In the last decade Margaret Atwood has emerged as a champion of Canadian literature and of the peculiarly Canadian experience of isolation and survival, a theme that runs throughout her poems, three novels and criticism. But Atwood is no narrow, doctrinaire chauvinist…. [Selected Poems] brings together selections from her six books of poetry…. It is fascinating to be able to see the development of Atwood's style and subject matter from book to book in this way; from the beginning, Atwood has had a startlingly original voice, full of toughness and energy and a very powerful intelligence, and she has continued to explore a basic core of subjects—the function and nature of myth; humanity's relationship to nature; the nature of power in human relationships and in the natural world; the possibilities for change and metamorphosis. (p. E6)
Susan Wood, "A Garland of Verse," in Book World—The Washington Post (© 1978, The Washington Post), December 3, 1978, pp. E6-E7.∗
[The poems collected in Two-Headed Poems are] of disappointment, political and personal. The "two-headed poems" are specifically the political ones in the middle of the book where the heads speak for two political bodies joined like Siamese twins who dream of separation. Because the bodies are joined at the head, separation is especially risky. And because the heads speak two different languages, words are especially misleading. (p. 12)
After the wintry middle poems of our political discontent, we may look in the later poems for the progress of seasons to bring new life. But we get just a glimpse of muddy spring, followed by a winter solstice poem. Then, after Easter, it's January again. In other words, the poems reflect no progress of seasons; there is only repetition. Easter is not a matter of rebirth but of dissolution and re-formation….
The years since You Are Happy (1974) have had their effect: these are sadder poems. Elegy marks the passing of time, and it marks these times. It tells of life on the land, and of this land. In the gloom the poet's quick edge still flashes, however, and sometimes cuts too easily. The long prose poem "Marrying the Hangman" proceeds from the true story of a servant woman in colonial Quebec…. Margaret Atwood inventively unfolds the implications of this story, but her quickness flirts with fatuity when she explains that the woman stole clothes because she wanted to be more beautiful, and adds: "This desire in servants was not legal."…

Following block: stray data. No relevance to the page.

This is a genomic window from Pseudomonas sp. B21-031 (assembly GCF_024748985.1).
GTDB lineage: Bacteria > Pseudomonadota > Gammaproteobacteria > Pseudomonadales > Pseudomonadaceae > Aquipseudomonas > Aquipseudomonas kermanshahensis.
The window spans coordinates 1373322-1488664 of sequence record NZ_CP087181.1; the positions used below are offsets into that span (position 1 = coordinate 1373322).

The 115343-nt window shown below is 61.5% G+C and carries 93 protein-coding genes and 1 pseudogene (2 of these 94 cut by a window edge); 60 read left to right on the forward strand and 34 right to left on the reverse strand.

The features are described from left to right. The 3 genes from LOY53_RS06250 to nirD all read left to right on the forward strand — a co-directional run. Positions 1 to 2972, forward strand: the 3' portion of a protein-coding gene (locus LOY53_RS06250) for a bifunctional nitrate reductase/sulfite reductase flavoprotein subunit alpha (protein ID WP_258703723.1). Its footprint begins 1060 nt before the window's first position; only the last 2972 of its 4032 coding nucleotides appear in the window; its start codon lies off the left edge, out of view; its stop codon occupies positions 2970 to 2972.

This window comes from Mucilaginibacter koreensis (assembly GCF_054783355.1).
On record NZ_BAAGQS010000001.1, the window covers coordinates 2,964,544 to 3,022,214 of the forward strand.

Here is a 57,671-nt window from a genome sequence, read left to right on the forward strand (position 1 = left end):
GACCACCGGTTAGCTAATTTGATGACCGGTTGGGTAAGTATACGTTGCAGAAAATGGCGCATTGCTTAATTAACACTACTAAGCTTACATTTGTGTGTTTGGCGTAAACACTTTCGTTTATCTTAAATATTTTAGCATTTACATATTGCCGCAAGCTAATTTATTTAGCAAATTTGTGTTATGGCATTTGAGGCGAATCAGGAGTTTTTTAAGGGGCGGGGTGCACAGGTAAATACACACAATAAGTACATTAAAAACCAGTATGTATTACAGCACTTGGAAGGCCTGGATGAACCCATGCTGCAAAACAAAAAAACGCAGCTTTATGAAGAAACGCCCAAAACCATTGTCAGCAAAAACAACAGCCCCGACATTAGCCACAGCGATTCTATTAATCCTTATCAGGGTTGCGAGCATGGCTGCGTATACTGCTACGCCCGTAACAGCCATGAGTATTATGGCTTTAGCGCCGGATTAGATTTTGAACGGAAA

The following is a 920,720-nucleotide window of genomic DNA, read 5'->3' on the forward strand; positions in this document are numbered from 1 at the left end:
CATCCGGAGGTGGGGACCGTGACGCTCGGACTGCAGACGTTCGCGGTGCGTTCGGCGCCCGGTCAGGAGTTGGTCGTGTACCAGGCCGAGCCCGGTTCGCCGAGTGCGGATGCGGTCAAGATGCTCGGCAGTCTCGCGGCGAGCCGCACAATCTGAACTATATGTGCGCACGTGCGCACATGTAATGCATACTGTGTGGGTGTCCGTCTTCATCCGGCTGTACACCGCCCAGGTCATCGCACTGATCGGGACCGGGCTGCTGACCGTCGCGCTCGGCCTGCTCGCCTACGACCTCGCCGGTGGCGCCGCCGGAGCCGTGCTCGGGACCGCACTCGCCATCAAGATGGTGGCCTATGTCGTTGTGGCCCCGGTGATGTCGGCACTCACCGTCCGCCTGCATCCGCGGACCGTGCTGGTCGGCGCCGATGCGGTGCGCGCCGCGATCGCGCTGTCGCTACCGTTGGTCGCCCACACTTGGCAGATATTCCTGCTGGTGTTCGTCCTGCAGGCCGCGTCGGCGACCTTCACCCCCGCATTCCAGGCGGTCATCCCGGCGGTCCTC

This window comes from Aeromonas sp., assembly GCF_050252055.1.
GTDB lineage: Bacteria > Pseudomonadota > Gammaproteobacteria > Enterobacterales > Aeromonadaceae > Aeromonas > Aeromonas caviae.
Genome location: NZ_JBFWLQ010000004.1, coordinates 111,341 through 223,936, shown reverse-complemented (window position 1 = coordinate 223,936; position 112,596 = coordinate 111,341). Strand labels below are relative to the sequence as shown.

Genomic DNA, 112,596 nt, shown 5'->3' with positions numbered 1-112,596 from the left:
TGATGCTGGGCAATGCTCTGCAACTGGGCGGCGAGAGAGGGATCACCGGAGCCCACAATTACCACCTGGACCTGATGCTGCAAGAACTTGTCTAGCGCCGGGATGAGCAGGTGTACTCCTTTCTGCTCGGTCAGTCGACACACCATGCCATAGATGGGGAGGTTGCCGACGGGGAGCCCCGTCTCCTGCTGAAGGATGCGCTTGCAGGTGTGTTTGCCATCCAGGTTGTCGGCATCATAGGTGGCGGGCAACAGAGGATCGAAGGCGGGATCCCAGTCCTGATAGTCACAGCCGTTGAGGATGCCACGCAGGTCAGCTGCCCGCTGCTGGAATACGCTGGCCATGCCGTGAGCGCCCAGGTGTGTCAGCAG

The metaphors in these poems are characteristically sharp. The images are often biological, blending disgust and relish. There is that bravura violence: an eye is "crushed by pliers," the heart is a pincushion…. Blood and bleeding are so frequent they may come to seem gratuitous, as when apples are regarded as drops of blood. When, however, the bleeding apple tree is further conceived as showing compassion in the creation of something out of nothing, the apples condensing like dew as well as dripping like blood, we realize the grace of the gratuity. (p. 13)
Marshall Matson, "Yoked by Violence," in Books in Canada, Vol. 8, No. 1, January, 1979, pp. 12-13.
Margaret Atwood's work has a razor-edge incisiveness. Best-known for her literary thesis, Survival,… Atwood's extraordinary talent is in her poetry. Though unmistakably of this country in her images and tone, as a poet Atwood has always been more concerned with private than with public ghosts: the crippling boredom that can strangle love; the vicious cycle of self-gratification that tears men and women apart, and, on a more metaphysical level, the stubborn task of reconciling civilization with this land studded with rocks and peopled with indifference…. [This] singular woman writes with a steeliness unequalled in English poetry today. Her magnificent new book, Two-Headed Poems , is a spare, exquisite and merciless look at the many selves of the poet's persona. Such an examination might be a mere self-indulgence in the hands of a less inspired practitioner,...
(The entire section is 3,890 words.)